Where does our fish come from? Why does it matter? How does this knowledge translate to action?
The vast majority of consumers are out of touch with the origin of the fish they eat, how it was caught and whether it is endangered or not. There are many people who depend on a healthy fishing industry for both the jobs and the source of protein it provides. As overfishing depletes the stock of fish in the oceans, the repercussions extend beyond human involvement in the fishing industry to the environment; the entire ecosystem – from the algae to large mammals – becomes imbalanced and deteriorates. Fishing activity has taken many species from abundant to endangered. If we continue in this way, we will lose this very precious resource.
What about aquaculture?
Aquaculture is essentially ‘farming in water’ of both animals and plants. It is being used to meet increasing global demand for fish and to an extent relieves pressure on wild-caught fisheries. However, it is not a silver-bullet solution and brings a set of new challenges relating to sustainability. These issues, which are discussed in more detail here, are outlined below:
- The feed used for farmed fish is made out of wild-caught fish
- Fish farming is land and water intensive
- Antibiotic, hormone-use and pesticides used in fish farming have an impact on the environment (and require serious consideration of human and environmental safety)
- Farmed fish can introduce new diseases and impact biodiversity in the event that they escape into the surrounding environment
As consumers, our purchase decisions drive demand and place pressures on different aspects of the fishing industries. Collectively, the purchase of fish from healthy, non-overfished sources and from well-managed, environmentally-aware farms will cause a significant shift towards more sustainable fishing and have a lower environmental impact.
What can we do?
- Know your WWF-SASSI “Green List” and commit to only eating fish on that list
2. Change up the fish you are eating (within this ‘Green’ list). Having variety means that no one species experiences focussed demand.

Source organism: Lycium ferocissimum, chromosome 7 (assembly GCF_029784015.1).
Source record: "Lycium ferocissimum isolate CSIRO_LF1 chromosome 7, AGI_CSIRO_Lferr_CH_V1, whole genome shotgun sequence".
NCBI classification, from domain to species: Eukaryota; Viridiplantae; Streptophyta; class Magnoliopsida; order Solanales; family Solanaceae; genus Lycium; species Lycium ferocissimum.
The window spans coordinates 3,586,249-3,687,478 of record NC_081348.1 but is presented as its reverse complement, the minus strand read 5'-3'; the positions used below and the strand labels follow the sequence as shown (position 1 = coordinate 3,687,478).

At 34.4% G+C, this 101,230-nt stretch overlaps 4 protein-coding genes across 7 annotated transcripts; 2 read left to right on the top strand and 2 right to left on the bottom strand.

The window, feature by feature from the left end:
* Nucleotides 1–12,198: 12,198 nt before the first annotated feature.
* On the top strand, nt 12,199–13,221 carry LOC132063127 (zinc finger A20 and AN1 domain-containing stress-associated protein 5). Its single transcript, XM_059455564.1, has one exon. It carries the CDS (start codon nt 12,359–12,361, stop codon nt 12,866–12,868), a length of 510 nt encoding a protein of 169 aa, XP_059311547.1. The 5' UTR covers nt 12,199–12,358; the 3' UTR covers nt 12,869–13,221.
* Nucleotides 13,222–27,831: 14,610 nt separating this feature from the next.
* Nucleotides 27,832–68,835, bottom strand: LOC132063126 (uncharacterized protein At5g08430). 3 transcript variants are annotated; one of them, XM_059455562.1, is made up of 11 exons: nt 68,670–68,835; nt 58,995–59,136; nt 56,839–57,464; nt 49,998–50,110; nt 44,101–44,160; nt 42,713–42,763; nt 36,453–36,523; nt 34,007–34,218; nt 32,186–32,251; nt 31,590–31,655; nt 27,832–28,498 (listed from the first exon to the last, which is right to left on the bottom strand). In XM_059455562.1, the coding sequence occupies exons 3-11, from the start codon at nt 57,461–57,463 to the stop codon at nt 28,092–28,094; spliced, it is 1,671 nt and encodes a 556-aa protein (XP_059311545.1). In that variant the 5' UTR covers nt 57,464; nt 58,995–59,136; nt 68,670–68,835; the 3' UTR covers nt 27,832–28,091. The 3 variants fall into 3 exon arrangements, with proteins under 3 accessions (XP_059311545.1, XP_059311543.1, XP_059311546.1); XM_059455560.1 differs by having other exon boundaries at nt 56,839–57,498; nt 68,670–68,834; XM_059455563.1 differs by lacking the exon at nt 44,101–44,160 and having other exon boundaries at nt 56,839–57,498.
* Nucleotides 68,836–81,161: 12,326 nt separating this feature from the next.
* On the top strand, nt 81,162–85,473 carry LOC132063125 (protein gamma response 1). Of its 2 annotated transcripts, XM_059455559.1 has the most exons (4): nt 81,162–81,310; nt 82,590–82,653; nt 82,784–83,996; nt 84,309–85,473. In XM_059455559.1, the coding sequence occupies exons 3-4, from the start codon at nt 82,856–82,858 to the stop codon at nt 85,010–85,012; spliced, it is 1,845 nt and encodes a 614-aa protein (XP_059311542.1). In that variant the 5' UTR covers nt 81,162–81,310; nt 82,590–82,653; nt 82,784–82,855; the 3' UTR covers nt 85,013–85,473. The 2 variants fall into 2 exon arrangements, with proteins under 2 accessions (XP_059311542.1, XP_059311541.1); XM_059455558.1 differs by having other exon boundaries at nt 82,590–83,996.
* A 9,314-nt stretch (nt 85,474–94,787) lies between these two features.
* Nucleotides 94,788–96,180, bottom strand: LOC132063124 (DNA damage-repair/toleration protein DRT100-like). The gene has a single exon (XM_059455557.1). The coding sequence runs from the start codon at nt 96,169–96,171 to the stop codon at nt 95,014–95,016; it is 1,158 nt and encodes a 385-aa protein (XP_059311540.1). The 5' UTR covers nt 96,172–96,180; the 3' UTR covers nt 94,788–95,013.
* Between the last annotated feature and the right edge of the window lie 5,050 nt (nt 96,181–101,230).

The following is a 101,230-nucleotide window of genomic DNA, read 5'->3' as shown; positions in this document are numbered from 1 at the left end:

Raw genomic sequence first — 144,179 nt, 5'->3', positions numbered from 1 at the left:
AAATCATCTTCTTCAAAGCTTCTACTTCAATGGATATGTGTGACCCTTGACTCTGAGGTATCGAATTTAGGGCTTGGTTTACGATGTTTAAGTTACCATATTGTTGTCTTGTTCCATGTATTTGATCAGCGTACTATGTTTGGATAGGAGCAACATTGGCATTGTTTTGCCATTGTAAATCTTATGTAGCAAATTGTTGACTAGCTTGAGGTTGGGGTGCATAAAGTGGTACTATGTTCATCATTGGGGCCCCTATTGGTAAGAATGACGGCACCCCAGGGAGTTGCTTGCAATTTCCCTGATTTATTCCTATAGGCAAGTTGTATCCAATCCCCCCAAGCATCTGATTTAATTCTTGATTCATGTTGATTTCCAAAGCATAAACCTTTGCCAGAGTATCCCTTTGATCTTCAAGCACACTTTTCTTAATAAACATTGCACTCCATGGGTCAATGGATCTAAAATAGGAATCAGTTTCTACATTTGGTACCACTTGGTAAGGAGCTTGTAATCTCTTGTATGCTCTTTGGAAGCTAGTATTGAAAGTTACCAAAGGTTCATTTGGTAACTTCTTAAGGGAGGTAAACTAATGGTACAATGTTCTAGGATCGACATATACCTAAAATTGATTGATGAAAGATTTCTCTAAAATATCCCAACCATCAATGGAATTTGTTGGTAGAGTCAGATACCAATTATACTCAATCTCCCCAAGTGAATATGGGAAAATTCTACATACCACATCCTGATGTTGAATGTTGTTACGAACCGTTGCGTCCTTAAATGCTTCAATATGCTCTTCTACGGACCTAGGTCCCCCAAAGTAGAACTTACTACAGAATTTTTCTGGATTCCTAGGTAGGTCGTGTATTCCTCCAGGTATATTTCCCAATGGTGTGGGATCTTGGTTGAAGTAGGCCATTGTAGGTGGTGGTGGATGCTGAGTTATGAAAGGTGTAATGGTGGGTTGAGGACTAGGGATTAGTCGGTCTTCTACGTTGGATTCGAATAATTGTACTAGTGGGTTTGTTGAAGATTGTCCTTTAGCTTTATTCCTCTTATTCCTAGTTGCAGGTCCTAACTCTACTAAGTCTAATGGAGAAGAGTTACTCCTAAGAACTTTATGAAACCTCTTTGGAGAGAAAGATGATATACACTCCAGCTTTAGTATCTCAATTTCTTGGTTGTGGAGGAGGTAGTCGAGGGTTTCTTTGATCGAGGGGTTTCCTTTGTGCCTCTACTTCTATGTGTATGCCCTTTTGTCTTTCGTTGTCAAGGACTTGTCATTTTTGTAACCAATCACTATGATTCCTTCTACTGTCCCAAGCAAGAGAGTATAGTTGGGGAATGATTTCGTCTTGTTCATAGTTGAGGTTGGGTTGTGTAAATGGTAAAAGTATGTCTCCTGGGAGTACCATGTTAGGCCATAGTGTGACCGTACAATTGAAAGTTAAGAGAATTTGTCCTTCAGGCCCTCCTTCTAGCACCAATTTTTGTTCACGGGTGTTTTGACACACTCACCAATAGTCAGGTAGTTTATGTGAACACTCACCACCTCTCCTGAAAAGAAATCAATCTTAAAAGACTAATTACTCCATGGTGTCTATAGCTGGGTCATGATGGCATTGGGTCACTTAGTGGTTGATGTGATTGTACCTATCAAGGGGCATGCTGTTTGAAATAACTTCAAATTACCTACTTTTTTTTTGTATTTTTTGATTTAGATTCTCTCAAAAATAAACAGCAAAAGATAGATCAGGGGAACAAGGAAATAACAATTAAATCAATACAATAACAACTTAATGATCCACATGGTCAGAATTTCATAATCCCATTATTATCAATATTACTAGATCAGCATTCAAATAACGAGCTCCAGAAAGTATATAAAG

3. For wild-caught fish, know how fishing methods rank so that you can choose fish caught with the least environmentally impactful method. Here are some examples. The ‘best’ methods are those that have minimal impact on the environment and other marine life.
4. Check the labels
There are many eco-labels and standards that indicate varying levels of environmental and social engagement and best practice. The WWF endorses both the Marine Stewardship Council (MSC) and Aquaculture Stewardship Council (ASC) standards, as these take a whole ecosystems approach, are stringent, detailed and recognised globally.
If your seafood product does not have the following labels, don’t buy it unless you can confirm that the labels present indicate best environmental practices.
5. Ask the restaurant (or grocer) where the fish they are serving comes from! If they don’t know, don’t eat it. The more we as consumers create awareness and drive this demand around only eating sustainable fish, the more businesses are pushed to meet this demand and supply sustainable fish.
I hope this information helps. Feel free to pass it on. Let’s start living, purchasing and consuming more consciously.
Do you have any other suggestions? Comment below!